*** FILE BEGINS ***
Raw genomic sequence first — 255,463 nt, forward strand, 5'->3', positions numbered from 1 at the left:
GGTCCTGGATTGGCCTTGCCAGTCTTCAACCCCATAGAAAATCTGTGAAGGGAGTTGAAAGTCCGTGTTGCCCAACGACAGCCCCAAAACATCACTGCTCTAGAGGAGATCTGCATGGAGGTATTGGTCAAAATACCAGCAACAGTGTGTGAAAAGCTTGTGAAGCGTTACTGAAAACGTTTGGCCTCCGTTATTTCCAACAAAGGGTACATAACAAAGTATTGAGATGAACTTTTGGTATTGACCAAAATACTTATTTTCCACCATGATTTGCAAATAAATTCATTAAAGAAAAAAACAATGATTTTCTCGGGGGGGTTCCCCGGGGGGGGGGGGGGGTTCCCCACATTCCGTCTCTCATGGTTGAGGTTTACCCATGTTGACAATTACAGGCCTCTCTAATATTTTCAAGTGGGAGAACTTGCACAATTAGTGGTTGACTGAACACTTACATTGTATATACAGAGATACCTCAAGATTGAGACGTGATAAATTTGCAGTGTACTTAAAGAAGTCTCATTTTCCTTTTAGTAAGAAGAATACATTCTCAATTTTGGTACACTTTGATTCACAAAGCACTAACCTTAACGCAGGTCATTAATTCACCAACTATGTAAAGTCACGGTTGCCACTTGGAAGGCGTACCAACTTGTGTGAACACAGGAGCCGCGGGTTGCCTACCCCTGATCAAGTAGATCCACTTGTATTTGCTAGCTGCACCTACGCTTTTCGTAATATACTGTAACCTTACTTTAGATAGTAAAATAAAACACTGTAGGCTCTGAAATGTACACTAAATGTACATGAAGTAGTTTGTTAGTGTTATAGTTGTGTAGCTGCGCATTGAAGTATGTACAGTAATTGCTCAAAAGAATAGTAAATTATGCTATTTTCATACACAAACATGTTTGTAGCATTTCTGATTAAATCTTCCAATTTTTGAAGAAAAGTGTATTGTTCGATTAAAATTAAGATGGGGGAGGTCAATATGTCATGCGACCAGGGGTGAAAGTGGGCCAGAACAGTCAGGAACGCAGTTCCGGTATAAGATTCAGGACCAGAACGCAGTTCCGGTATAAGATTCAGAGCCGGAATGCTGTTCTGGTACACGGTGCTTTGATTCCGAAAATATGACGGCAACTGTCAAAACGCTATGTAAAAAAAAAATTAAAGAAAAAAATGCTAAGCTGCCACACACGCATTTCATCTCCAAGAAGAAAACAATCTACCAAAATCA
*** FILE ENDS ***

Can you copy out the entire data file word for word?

Raw genomic sequence first — 255,463 nt, forward strand, 5'->3', positions numbered from 1 at the left:
GGTCCTGGATTGGCCTTGCCAGTCTTCAACCCCATAGAAAATCTGTGAAGGGAGTTGAAAGTCCGTGTTGCCCAACGACAGCCCCAAAACATCACTGCTCTAGAGGAGATCTGCATGGAGGTATTGGTCAAAATACCAGCAACAGTGTGTGAAAAGCTTGTGAAGCGTTACTGAAAACGTTTGGCCTCCGTTATTTCCAACAAAGGGTACATAACAAAGTATTGAGATGAACTTTTGGTATTGACCAAAATACTTATTTTCCACCATGATTTGCAAATAAATTCATTAAAGAAAAAAACAATGATTTTCTCGGGGGGGTTCCCCGGGGGGGGGGGGGGGTTCCCCACATTCCGTCTCTCATGGTTGAGGTTTACCCATGTTGACAATTACAGGCCTCTCTAATATTTTCAAGTGGGAGAACTTGCACAATTAGTGGTTGACTGAACACTTACATTGTATATACAGAGATACCTCAAGATTGAGACGTGATAAATTTGCAGTGTACTTAAAGAAGTCTCATTTTCCTTTTAGTAAGAAGAATACATTCTCAATTTTGGTACACTTTGATTCACAAAGCACTAACCTTAACGCAGGTCATTAATTCACCAACTATGTAAAGTCACGGTTGCCACTTGGAAGGCGTACCAACTTGTGTGAACACAGGAGCCGCGGGTTGCCTACCCCTGATCAAGTAGATCCACTTGTATTTGCTAGCTGCACCTACGCTTTTCGTAATATACTGTAACCTTACTTTAGATAGTAAAATAAAACACTGTAGGCTCTGAAATGTACACTAAATGTACATGAAGTAGTTTGTTAGTGTTATAGTTGTGTAGCTGCGCATTGAAGTATGTACAGTAATTGCTCAAAAGAATAGTAAATTATGCTATTTTCATACACAAACATGTTTGTAGCATTTCTGATTAAATCTTCCAATTTTTGAAGAAAAGTGTATTGTTCGATTAAAATTAAGATGGGGGAGGTCAATATGTCATGCGACCAGGGGTGAAAGTGGGCCAGAACAGTCAGGAACGCAGTTCCGGTATAAGATTCAGGACCAGAACGCAGTTCCGGTATAAGATTCAGAGCCGGAATGCTGTTCTGGTACACGGTGCTTTGATTCCGAAAATATGACGGCAACTGTCAAAACGCTATGTAAAAAAAAAATTAAAGAAAAAAATGCTAAGCTGCCACACACGCATTTCATCTCCAAGAAGAAAACAATCTACCAAAATCA